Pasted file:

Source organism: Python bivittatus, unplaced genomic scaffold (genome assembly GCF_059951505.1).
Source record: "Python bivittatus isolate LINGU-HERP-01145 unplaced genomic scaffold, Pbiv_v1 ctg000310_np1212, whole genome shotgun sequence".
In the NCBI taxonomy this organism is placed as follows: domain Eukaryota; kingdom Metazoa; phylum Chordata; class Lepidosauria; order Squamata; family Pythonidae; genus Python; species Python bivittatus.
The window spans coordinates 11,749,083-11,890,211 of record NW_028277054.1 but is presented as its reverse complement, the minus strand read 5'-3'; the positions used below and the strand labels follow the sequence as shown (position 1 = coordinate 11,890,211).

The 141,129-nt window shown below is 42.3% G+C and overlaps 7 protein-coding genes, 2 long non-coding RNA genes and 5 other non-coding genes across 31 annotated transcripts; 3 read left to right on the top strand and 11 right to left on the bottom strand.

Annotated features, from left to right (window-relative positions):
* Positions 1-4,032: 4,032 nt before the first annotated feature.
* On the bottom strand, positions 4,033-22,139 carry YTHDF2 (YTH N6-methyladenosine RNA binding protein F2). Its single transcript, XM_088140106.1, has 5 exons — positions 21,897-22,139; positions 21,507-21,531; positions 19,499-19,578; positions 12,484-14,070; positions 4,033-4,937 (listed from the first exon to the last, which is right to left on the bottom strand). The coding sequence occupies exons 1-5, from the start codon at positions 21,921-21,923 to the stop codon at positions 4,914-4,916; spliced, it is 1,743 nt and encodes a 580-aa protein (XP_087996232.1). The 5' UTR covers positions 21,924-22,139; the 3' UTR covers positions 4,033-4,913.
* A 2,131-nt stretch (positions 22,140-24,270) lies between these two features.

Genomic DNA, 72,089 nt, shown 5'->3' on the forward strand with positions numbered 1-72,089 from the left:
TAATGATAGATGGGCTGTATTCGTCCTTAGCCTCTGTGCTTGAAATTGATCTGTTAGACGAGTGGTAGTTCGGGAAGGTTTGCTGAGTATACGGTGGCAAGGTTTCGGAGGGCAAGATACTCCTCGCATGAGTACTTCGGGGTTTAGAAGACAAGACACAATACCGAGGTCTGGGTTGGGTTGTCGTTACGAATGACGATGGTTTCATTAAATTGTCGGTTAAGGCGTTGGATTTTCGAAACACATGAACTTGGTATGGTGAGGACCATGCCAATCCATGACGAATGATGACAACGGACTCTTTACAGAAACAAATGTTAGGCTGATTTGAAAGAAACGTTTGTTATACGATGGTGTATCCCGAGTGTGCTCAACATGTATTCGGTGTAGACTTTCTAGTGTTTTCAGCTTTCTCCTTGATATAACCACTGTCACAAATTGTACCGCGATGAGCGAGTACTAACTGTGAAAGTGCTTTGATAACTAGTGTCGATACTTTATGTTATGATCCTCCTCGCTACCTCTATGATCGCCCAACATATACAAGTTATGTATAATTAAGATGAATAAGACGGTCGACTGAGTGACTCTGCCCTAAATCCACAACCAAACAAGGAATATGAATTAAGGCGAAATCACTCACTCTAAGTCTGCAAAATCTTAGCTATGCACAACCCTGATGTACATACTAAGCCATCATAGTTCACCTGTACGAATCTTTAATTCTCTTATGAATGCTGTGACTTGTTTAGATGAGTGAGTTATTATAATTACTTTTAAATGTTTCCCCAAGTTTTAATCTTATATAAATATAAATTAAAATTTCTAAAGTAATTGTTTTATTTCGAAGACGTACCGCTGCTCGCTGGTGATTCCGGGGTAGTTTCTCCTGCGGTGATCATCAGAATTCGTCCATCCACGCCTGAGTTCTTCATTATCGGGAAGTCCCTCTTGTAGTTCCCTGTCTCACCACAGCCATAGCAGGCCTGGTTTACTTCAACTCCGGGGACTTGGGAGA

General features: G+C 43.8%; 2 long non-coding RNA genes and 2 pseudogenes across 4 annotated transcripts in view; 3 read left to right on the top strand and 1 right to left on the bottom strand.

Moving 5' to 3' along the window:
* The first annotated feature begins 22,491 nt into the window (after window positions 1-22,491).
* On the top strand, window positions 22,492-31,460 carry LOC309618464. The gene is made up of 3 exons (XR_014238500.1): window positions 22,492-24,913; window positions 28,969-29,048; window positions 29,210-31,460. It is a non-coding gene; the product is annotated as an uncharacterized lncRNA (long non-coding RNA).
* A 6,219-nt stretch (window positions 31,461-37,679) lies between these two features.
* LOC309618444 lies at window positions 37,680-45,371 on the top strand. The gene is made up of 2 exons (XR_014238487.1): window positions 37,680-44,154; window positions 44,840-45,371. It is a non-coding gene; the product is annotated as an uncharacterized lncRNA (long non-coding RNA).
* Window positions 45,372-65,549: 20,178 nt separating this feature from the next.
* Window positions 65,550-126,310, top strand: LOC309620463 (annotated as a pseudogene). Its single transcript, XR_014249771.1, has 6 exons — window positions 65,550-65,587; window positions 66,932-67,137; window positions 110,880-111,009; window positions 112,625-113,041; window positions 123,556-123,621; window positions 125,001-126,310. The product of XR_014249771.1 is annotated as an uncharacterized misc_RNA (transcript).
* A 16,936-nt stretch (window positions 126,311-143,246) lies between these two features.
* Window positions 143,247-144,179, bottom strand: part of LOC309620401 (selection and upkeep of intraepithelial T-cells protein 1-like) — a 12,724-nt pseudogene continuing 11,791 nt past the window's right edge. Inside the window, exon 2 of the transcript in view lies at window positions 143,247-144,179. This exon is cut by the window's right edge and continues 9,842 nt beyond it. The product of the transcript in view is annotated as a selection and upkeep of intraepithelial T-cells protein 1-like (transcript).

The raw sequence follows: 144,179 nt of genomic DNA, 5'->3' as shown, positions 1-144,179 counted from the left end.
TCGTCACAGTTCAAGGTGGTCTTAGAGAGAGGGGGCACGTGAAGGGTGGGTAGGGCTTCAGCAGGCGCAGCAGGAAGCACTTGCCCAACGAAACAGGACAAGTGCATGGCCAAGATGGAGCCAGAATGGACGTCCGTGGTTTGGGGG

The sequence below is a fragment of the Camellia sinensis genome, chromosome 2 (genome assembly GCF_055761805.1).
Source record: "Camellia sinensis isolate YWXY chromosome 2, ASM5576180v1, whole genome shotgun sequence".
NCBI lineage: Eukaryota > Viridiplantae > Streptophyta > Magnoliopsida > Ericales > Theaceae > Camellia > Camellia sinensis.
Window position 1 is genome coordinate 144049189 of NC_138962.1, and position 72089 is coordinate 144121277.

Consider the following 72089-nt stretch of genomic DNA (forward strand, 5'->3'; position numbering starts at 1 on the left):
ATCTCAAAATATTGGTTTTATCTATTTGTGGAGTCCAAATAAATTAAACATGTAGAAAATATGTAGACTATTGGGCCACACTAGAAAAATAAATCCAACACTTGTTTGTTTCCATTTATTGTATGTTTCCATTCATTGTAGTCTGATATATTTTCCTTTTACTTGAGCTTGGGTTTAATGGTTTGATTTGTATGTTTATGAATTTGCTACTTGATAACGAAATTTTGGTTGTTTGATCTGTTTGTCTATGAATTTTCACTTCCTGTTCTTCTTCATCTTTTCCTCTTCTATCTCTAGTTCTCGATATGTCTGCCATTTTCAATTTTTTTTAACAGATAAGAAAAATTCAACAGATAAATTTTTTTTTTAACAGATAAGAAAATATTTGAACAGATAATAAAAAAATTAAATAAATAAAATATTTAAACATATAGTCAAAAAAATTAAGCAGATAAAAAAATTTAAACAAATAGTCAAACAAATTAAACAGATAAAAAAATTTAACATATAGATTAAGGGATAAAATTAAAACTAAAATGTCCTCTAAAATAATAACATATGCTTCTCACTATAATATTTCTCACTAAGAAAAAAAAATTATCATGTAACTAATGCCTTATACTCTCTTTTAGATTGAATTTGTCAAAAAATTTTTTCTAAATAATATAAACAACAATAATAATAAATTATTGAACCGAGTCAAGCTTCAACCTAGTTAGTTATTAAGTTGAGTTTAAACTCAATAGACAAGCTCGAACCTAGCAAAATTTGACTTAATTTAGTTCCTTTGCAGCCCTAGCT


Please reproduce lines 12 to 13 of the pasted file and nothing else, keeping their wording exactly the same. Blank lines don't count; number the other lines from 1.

General features: G+C 43.8%; 2 long non-coding RNA genes and 2 pseudogenes across 4 annotated transcripts in view; 3 read left to right on the top strand and 1 right to left on the bottom strand.

Moving 5' to 3' along the window: